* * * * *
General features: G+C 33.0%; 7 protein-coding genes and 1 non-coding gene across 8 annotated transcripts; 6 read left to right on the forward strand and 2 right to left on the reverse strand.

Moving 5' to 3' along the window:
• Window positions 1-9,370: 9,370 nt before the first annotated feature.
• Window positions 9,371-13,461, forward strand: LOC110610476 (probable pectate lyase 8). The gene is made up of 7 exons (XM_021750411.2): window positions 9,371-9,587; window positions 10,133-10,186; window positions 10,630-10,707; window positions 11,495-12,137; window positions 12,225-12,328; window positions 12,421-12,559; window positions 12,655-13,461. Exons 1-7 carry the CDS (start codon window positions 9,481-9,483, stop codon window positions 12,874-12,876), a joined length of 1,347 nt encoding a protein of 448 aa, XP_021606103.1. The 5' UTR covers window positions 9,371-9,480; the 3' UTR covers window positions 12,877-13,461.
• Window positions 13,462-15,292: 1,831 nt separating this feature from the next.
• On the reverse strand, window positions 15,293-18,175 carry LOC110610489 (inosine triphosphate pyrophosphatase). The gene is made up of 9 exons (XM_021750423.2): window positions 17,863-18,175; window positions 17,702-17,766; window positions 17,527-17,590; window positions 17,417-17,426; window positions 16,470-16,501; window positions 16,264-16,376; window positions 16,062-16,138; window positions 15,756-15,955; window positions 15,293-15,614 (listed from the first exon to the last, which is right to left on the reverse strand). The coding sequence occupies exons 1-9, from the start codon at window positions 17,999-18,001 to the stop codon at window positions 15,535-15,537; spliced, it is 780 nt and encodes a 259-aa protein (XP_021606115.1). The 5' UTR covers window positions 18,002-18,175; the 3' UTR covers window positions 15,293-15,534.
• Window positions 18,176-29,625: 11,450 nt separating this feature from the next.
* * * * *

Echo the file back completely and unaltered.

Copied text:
General features: G+C 33.0%; 7 protein-coding genes and 1 non-coding gene across 8 annotated transcripts; 6 read left to right on the forward strand and 2 right to left on the reverse strand.

Moving 5' to 3' along the window:
• Window positions 1-9,370: 9,370 nt before the first annotated feature.
• Window positions 9,371-13,461, forward strand: LOC110610476 (probable pectate lyase 8). The gene is made up of 7 exons (XM_021750411.2): window positions 9,371-9,587; window positions 10,133-10,186; window positions 10,630-10,707; window positions 11,495-12,137; window positions 12,225-12,328; window positions 12,421-12,559; window positions 12,655-13,461. Exons 1-7 carry the CDS (start codon window positions 9,481-9,483, stop codon window positions 12,874-12,876), a joined length of 1,347 nt encoding a protein of 448 aa, XP_021606103.1. The 5' UTR covers window positions 9,371-9,480; the 3' UTR covers window positions 12,877-13,461.
• Window positions 13,462-15,292: 1,831 nt separating this feature from the next.
• On the reverse strand, window positions 15,293-18,175 carry LOC110610489 (inosine triphosphate pyrophosphatase). The gene is made up of 9 exons (XM_021750423.2): window positions 17,863-18,175; window positions 17,702-17,766; window positions 17,527-17,590; window positions 17,417-17,426; window positions 16,470-16,501; window positions 16,264-16,376; window positions 16,062-16,138; window positions 15,756-15,955; window positions 15,293-15,614 (listed from the first exon to the last, which is right to left on the reverse strand). The coding sequence occupies exons 1-9, from the start codon at window positions 17,999-18,001 to the stop codon at window positions 15,535-15,537; spliced, it is 780 nt and encodes a 259-aa protein (XP_021606115.1). The 5' UTR covers window positions 18,002-18,175; the 3' UTR covers window positions 15,293-15,534.
• Window positions 18,176-29,625: 11,450 nt separating this feature from the next.